This article was originally published in KCL's Perspectives magazine.
In a recent debate I had on the BBC World Service (CPS, 2015) with David Graeber, the anthropologist who apparently came up with the phrase “We are the 99 percent,” I quoted official figures showing big falls in extreme poverty and rises in life expectancy. His response was predictable but nonetheless disappointing. “All these figures are contested,” he said. No, they are not. They are verifiably and undeniably true.
Listening to Graeber and other commentators, one could be forgiven for thinking that the last 25 years of rising prosperity had not happened. The reality of the economic and social progress brought about by the expansion of global capitalism is apparently too much for them to bear. So they simply deny it has happened and talk about inequality instead. A plethora of stunningly misrepresentative reports which deliberately conflate inequality with poverty are a particularly egregious example of this (Oxfam, 2015).
What most of the commentators who engage in this kind of discourse seem to have in common is an adherence to some woefully misguided beliefs about inequality. Firstly, that inequality is rising with the poor becoming poorer. Secondly, that inequality is always and everywhere a bad thing. Thirdly that more state intervention is required to reduce this rising inequality. All these beliefs are misguided.
A recent piece on CapX by my colleague Zac Tate (2015) shows in detail how much progress there has been in recent years. Extreme poverty is falling at the fastest rate in human history. The population of the developing world increased by 59 percent from 1981 to 2010 and over the same period, the proportion living with less than $1.25 per day fell from about half in 1981 to 21 percent in 2010. Amazingly, two-thirds of American adults thought that poverty had doubled, 29 percent thought it had remained stable over the period and only 5 percent knew it had fallen.
Global hunger has fallen by 39 percent since 2000, life expectancy is rapidly increasing, child mortality is tumbling, child labour is plummeting, real per capita incomes are rising, leisure time is rising and more than half the world’s population lives in a democracy compared to just 10 percent at the beginning of the 20th Century. These are not opinions but facts. Joyous, heart-warming facts which show the World is becoming a better place.
On inequality, the rescuing of hundreds of millions of people from absolute poverty in China, India and elsewhere in developing countries means that globally, income inequality is falling as poorer countries catch up with richer countries (Cowen, 2014). Health and education inequalities have also fallen as more schools are built in poorer countries and more girls receive tuition. In the UK, there does not seem to be strong evidence of rising wealth inequality especially given that the Office for National Statistics (ONS) Wealth and Asset Survey (2014a) shows flat inequality. On income inequality, the ONS (2014b) compiled Gini Coefficient also suggests no significant rise in inequality over the last few years.
Moreover, the existence of some level of inequality is not in itself evidence of an innate immorality. The reality is that people make different decisions and lead different lives. People have different training, skills and talent. Some people work 70 hours a week, most work fewer hours. Some people spend years to master their trade, others leave school young and become genius business people. Some people take risks, others do not. Does it seem just for everyone, despite our many different choices to have the same outcome?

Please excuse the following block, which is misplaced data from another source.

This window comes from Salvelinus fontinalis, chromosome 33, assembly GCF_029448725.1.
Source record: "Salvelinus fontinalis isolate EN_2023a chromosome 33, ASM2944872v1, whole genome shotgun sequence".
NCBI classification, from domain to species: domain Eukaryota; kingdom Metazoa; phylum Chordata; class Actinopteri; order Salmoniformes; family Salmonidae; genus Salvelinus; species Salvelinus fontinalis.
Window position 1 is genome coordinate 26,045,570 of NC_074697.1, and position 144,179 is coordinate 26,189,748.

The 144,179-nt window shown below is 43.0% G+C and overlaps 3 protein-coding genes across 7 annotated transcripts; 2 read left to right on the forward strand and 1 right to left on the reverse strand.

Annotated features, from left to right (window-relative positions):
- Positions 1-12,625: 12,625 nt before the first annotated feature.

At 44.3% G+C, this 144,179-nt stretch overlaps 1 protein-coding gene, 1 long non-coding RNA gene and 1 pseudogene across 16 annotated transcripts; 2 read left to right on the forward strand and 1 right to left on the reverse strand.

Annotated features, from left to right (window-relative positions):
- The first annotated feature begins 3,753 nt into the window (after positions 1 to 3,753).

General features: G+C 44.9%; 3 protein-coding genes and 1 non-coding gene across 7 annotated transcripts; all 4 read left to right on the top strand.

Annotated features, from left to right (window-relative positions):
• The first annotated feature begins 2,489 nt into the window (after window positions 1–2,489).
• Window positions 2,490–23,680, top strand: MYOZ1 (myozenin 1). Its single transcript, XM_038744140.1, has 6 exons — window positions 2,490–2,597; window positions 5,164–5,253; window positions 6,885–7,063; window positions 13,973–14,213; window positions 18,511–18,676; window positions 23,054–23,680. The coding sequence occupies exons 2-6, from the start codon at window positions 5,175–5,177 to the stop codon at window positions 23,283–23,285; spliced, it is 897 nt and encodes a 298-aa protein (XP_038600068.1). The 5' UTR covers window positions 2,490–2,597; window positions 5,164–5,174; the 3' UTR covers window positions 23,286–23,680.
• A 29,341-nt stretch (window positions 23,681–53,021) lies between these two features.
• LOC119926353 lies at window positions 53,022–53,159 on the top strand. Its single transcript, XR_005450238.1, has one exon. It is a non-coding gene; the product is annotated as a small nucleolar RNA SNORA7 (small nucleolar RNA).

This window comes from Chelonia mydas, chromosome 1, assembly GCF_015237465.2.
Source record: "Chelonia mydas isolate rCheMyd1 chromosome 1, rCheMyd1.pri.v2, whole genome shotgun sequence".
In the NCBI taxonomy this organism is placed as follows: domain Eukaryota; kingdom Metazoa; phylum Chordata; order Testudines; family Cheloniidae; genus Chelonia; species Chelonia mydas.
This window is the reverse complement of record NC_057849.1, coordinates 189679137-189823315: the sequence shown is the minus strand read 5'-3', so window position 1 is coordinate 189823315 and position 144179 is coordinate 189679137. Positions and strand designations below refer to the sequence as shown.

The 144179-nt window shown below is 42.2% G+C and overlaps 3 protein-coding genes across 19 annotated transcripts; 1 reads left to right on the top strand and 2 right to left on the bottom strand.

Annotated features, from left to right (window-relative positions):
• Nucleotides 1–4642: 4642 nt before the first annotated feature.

The argument against inequality is often code for an attempt to cap the aspirations of the ambitious. Yet a society which curtails the ambitious or in which we are all cocooned from the consequences of our decisions cannot be free or prosperous. Furthermore, the conflation of poverty and inequality is leading to a perverse logic. Extreme poverty, wherever it exists, is an economic and moral catastrophe. Yet poorly targeted policies used to cut inequality, almost invariably involving a heavier tax burden, can often cut economic growth which exacerbates poverty.
In response, the advocates of inequality reduction argue that inequality damages growth. As Matthew Lynn (2015) argues so well, this is in many ways a seriously flawed line of argument. I would add that anyone who thinks that the reduction in growth from higher taxes is outweighed by the increase to growth from reduced inequality needs to explain the mechanism by which that could happen. As Matt Lynn makes clear, multipliers and post-war recoveries are not enough.
We are living in the most amazing period of human history. Malnutrition is falling, literacy is rising and new technology is radically improving our way of life. The War on Poverty is not yet won; there is still so much to do before extreme poverty is banished. First and foremost must be the total liberation of girls and women from antiquated, misogynistic constraints. Developing education, expanding trade, opening markets, improving government and extending property rights are all also crucial. Even so, the relentless pessimists are wrong to deny the progress of recent years. The data is there for all to see.